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‘It could be catastrophic’ | Indiana Chamber, Indiana Hospital Association push for more testing, vaccines to avoid shutdown

The strain on the health care system is having severe business and economic consequences, according to the Indiana Chamber of Commerce.

INDIANAPOLIS — The Indiana Chamber of Commerce and the Indiana Hospital Association put out a renewed plea for Hoosiers to get vaccinated ahead of the omicron variant so hospitals and businesses can continue to operate without a shutdown.

“We have never had this many total patients in our hospitals, and we will soon match or surpass the greatest number of patients hospitalized for COVID-19 since the start of the pandemic,” said IHA President Brian Tabor. “Serious staffing shortages persist throughout the health care system, and our capacity is extremely strained. The vast majority of patients hospitalized for COVID-19 in Indiana are unvaccinated.”

Hospitals are also trying to make sure outbreaks among workers don’t occur.

“As these waves overlap potential, it could be catastrophic,” said Tabor. “It could overwhelm the system, and if we have to have health care workers quarantined or unable to work, it’s kind of catastrophic scenario.”

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The strain on the health care system is having severe business and economic consequences, according to the Indiana Chamber of Commerce.

“It has become increasingly clear that a vaccinated workforce is absolutely vital to Indiana’s future economic health,” asserted Indiana Chamber President Kevin Brinegar. “Many Hoosier businesses can’t afford to have another COVID outbreak or temporarily close. Everyone has been through a lot the past two years, and we all want the pandemic to be behind us, but that is simply not the case yet. We have to remain vigilant and work together to ensure workplaces are as safe and virus-free as possible and remain in operation.”

Brinegar said the shortage of workers is impacting the supply chain and contributing to the rising inflation.

At this time, he said the chamber does not support federal vaccine mandates and believes it should be the employer's choice.

“We have to remain vigilant and work together to ensure workplaces are as safe and virus-free as possible,” Brinegar said.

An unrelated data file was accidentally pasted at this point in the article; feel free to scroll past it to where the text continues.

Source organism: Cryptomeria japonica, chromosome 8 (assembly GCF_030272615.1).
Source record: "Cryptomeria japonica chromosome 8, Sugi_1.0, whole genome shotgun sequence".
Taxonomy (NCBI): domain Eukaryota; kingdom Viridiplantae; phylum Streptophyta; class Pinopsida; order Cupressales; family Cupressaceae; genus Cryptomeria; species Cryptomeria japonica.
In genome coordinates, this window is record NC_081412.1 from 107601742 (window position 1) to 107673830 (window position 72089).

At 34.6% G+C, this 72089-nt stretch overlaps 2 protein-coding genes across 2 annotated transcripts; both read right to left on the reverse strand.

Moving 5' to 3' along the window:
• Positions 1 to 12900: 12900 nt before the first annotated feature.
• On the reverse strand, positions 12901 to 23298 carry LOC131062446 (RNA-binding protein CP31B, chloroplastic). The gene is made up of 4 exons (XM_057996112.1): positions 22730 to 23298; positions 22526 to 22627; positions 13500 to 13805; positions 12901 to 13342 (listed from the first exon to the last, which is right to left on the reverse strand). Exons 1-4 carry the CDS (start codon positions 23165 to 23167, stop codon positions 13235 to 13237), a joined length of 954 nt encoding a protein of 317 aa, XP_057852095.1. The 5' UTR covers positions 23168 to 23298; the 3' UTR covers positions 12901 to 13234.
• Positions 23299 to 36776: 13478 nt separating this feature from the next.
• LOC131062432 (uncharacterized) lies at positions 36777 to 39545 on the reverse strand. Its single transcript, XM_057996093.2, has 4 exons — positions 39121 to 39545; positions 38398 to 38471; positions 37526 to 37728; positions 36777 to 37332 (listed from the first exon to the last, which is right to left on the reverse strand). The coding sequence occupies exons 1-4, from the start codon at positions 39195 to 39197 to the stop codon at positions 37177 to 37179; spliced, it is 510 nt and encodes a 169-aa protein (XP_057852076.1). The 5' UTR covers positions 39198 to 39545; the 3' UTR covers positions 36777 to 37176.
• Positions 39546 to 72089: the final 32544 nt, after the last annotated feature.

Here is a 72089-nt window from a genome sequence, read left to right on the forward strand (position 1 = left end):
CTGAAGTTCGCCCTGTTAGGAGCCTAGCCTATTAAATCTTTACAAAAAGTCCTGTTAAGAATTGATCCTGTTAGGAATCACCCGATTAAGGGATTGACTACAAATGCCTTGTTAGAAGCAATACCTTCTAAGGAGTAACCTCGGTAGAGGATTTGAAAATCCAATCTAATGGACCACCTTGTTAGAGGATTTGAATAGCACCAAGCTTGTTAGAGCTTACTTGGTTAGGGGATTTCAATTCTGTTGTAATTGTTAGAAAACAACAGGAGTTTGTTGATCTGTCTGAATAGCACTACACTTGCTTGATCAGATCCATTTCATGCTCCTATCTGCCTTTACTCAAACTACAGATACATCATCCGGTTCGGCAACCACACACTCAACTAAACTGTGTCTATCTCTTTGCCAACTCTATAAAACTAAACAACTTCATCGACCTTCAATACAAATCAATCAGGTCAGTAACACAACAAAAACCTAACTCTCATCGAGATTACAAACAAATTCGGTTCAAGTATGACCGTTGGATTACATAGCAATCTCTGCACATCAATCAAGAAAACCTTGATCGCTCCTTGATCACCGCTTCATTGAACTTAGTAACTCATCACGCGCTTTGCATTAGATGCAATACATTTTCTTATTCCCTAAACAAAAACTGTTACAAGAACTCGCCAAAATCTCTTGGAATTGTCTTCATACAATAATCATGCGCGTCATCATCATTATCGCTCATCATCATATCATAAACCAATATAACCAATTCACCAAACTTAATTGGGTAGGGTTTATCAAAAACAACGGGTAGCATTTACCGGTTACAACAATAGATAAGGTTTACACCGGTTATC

Now, it is easier for Hoosier businesses to do so.

In partnership with Franciscan Health Immunization Department, the Indiana Chamber is offering free Pfizer vaccine clinics throughout the state. Both the initial vaccine and boosters are available.

To qualify, a business must have at least 15 employees looking to get the shot. This can be workers, family members or two smaller businesses combined. If there aren’t 15 people, there is a $50 travel fee.

This four-part series is presented in cooperation with the Indiana Department of Health, Tobacco Prevention and Cessation Commission. The Indiana Chamber and Wellness Council of Indiana is celebrating employers that are leading the fight against this virus and encouraging more Hoosier workplaces to join their ranks.

With testing availability being scarce, the chamber is also increasing accessibility for Hoosiers by securing a vendor pipeline via Patients Choice Laboratories.

If a business is facing an outbreak and testing of employees is needed, the lab will send PCR test kits to employers anywhere in the state with instructions on how to do the collection. The lab will then pick up the test and analyze them in 24 hours.

Those in central Indiana also have the option of going to a facility on the northwest side of Indianapolis for curbside testing.

“With at-home rapid tests in such scarce supply, this is a viable and available alternative to help stem the spread of the virus,” Brinegar said. “Patients Choice Laboratories has capacity. They have told us they can process thousands more tests a day than what they are doing currently.”

For more information about on-site vaccine clinics and testing, click here.